Pulling Back the Sheets on the Bed Bug Controversy 

By Ron Harrison, Ph.D., B.C.E. and Bill Lawrence, Ph.D., B.C.E.

May 22, 2017 | Formats: White Paper | Content Areas: Administration, Environmental Sanitation Operations, Regulatory Compliance | Tags: Beds, Chemicals , Contracting, Cost Management, Disaster/Outbreak Preparedness, Environmental hygiene and sanitation, Infection Prevention and Epidemiology, Laundry and Textiles, Linen , Pest Control, Process Improvement


Bed bugs exhibit a number of unique characteristics that make them problematic pests: parasites that are almost exclusive to humans; bites that frequently produce no reaction; nocturnal feeders that stay out of sight during the day, making them difficult to detect. The severity of the risk presented to humans is inconclusive. Clearly, further research is needed to define the degree of the the threat that bed bugs pose. Until then, prevention and early detection are the best practices.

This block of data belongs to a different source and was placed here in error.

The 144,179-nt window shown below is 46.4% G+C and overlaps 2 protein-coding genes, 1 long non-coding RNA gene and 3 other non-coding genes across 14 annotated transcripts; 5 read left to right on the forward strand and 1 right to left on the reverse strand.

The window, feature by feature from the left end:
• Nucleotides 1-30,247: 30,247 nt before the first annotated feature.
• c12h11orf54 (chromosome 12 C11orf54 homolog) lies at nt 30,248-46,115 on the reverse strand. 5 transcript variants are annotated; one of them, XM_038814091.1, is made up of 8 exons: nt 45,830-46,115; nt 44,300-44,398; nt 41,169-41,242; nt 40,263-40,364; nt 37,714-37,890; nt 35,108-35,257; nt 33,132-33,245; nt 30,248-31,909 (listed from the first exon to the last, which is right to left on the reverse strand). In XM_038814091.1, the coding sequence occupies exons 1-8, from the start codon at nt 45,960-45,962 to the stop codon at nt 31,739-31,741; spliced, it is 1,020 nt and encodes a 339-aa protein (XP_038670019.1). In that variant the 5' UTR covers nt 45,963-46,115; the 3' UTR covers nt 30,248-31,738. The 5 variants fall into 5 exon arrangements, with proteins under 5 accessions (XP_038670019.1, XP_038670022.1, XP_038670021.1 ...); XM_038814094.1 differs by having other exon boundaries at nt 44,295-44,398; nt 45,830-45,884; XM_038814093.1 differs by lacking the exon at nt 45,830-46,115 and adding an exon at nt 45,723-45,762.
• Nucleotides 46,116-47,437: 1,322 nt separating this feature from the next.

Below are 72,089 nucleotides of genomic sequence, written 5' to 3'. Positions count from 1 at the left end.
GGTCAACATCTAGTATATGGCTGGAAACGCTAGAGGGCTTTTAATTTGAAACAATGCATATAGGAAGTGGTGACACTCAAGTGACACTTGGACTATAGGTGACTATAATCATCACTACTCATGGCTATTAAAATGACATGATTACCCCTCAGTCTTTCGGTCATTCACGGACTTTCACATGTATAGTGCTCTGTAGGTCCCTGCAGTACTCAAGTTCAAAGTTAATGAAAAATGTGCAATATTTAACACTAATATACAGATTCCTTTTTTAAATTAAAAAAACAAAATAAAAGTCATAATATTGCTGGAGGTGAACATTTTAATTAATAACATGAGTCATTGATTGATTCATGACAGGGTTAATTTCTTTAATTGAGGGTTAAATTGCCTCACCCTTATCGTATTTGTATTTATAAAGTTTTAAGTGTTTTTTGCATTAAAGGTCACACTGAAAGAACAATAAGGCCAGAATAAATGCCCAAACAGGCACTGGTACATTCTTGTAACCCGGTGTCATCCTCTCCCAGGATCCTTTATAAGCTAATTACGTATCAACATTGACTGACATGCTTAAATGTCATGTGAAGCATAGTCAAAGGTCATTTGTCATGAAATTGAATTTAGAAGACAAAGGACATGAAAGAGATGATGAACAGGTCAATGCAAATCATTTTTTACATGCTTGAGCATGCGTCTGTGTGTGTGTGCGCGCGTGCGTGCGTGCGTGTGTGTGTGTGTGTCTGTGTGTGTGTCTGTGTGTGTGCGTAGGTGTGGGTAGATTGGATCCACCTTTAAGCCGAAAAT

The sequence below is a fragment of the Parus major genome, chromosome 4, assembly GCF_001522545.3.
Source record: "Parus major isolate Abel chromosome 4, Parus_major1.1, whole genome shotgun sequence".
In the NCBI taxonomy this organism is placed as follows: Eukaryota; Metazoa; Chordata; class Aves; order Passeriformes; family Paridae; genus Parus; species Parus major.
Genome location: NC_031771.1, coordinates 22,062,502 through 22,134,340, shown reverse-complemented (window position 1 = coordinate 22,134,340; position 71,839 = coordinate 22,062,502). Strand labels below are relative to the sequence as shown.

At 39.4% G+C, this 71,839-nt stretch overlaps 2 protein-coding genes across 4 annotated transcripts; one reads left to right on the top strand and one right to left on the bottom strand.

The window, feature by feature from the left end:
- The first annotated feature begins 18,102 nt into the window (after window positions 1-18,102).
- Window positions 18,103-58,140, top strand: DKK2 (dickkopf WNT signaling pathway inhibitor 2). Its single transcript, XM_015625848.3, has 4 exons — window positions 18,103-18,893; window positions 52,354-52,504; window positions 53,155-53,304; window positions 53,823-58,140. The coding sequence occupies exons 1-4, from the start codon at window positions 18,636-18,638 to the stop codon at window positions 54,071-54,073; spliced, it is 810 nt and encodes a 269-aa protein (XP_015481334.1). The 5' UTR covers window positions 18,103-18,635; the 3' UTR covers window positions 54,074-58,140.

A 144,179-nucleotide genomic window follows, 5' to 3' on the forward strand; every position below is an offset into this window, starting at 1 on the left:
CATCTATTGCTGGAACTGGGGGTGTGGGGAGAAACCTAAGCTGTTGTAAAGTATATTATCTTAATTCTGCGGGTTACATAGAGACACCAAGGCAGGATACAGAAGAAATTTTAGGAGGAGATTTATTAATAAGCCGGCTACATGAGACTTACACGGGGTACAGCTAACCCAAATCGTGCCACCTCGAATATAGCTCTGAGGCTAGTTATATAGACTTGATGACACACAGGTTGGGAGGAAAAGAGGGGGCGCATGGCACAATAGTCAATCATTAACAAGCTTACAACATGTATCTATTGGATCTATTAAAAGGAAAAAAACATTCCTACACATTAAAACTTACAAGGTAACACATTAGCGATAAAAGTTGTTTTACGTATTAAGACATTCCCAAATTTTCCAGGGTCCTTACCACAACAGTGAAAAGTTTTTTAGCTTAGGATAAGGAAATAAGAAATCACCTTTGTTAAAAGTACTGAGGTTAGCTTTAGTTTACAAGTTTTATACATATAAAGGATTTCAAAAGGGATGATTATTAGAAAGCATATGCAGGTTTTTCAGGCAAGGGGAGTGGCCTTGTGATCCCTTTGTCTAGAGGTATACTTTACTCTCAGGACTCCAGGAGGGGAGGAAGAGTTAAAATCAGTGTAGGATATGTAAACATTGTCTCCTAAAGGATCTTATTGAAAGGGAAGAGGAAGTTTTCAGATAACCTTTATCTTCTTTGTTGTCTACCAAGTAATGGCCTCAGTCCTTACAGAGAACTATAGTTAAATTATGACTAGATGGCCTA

Health care providers will need to rely on their staff for an effective monitoring and prevention strategy. Working hand in hand with your pest management professional, staff education and cooperation is essential to identifying and reporting potential bed bug infestations. Your pest management professional can educate employees about the pests, harborage points and signs of their presence. They can also train staff on sanitation practices and monitoring activities that will reduce the risk of a bed bug infestation and ensure that if bed bugs do enter your facility, they don't take up residence.

As the debate around bed bug continues to evolve and further research brings to light new information about these pests, the prevention and management practices will also evolve. In the meantime, rest easy with a proactive approach and the advice of a trained pest management professional. 
 

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